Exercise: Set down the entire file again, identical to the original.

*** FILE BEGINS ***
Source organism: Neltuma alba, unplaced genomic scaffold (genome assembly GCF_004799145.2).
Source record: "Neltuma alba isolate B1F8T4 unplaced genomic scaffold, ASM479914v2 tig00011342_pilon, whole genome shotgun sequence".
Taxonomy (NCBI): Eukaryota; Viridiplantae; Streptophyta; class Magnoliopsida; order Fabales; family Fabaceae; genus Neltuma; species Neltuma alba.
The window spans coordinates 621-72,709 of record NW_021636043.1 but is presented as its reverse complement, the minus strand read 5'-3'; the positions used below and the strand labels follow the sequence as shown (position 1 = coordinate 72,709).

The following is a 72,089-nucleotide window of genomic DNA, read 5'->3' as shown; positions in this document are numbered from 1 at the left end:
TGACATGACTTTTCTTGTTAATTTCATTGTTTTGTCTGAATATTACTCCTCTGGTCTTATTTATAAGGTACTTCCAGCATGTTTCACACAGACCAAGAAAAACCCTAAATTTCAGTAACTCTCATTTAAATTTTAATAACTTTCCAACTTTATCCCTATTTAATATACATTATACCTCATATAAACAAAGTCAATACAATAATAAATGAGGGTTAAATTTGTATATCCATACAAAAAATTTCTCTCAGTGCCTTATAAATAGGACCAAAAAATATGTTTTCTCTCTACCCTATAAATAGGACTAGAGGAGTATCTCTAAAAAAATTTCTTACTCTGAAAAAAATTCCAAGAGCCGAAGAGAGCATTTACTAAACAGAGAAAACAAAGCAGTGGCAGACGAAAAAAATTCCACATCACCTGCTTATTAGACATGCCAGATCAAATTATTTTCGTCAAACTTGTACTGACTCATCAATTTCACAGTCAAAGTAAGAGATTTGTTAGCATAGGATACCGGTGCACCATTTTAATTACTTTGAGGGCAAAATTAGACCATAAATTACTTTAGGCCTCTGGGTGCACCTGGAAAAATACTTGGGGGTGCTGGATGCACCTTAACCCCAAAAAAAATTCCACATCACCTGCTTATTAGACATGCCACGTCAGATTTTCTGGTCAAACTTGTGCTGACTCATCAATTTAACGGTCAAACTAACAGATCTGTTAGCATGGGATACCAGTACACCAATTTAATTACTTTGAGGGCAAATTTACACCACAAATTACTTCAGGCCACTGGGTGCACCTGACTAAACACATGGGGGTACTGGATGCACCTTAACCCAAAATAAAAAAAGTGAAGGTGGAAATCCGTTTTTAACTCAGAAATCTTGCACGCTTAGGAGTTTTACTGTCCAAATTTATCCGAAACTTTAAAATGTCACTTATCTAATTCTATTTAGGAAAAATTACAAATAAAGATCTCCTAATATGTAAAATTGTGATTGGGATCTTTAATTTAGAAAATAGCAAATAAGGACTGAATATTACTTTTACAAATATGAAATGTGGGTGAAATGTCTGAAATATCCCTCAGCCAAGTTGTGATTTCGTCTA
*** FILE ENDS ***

Source organism: Neltuma alba, unplaced genomic scaffold (genome assembly GCF_004799145.2).
Source record: "Neltuma alba isolate B1F8T4 unplaced genomic scaffold, ASM479914v2 tig00011342_pilon, whole genome shotgun sequence".
Taxonomy (NCBI): Eukaryota; Viridiplantae; Streptophyta; class Magnoliopsida; order Fabales; family Fabaceae; genus Neltuma; species Neltuma alba.
The window spans coordinates 621-72,709 of record NW_021636043.1 but is presented as its reverse complement, the minus strand read 5'-3'; the positions used below and the strand labels follow the sequence as shown (position 1 = coordinate 72,709).

The following is a 72,089-nucleotide window of genomic DNA, read 5'->3' as shown; positions in this document are numbered from 1 at the left end:
TGACATGACTTTTCTTGTTAATTTCATTGTTTTGTCTGAATATTACTCCTCTGGTCTTATTTATAAGGTACTTCCAGCATGTTTCACACAGACCAAGAAAAACCCTAAATTTCAGTAACTCTCATTTAAATTTTAATAACTTTCCAACTTTATCCCTATTTAATATACATTATACCTCATATAAACAAAGTCAATACAATAATAAATGAGGGTTAAATTTGTATATCCATACAAAAAATTTCTCTCAGTGCCTTATAAATAGGACCAAAAAATATGTTTTCTCTCTACCCTATAAATAGGACTAGAGGAGTATCTCTAAAAAAATTTCTTACTCTGAAAAAAATTCCAAGAGCCGAAGAGAGCATTTACTAAACAGAGAAAACAAAGCAGTGGCAGACGAAAAAAATTCCACATCACCTGCTTATTAGACATGCCAGATCAAATTATTTTCGTCAAACTTGTACTGACTCATCAATTTCACAGTCAAAGTAAGAGATTTGTTAGCATAGGATACCGGTGCACCATTTTAATTACTTTGAGGGCAAAATTAGACCATAAATTACTTTAGGCCTCTGGGTGCACCTGGAAAAATACTTGGGGGTGCTGGATGCACCTTAACCCCAAAAAAAATTCCACATCACCTGCTTATTAGACATGCCACGTCAGATTTTCTGGTCAAACTTGTGCTGACTCATCAATTTAACGGTCAAACTAACAGATCTGTTAGCATGGGATACCAGTACACCAATTTAATTACTTTGAGGGCAAATTTACACCACAAATTACTTCAGGCCACTGGGTGCACCTGACTAAACACATGGGGGTACTGGATGCACCTTAACCCAAAATAAAAAAAGTGAAGGTGGAAATCCGTTTTTAACTCAGAAATCTTGCACGCTTAGGAGTTTTACTGTCCAAATTTATCCGAAACTTTAAAATGTCACTTATCTAATTCTATTTAGGAAAAATTACAAATAAAGATCTCCTAATATGTAAAATTGTGATTGGGATCTTTAATTTAGAAAATAGCAAATAAGGACTGAATATTACTTTTACAAATATGAAATGTGGGTGAAATGTCTGAAATATCCCTCAGCCAAGTTGTGATTTCGTCTA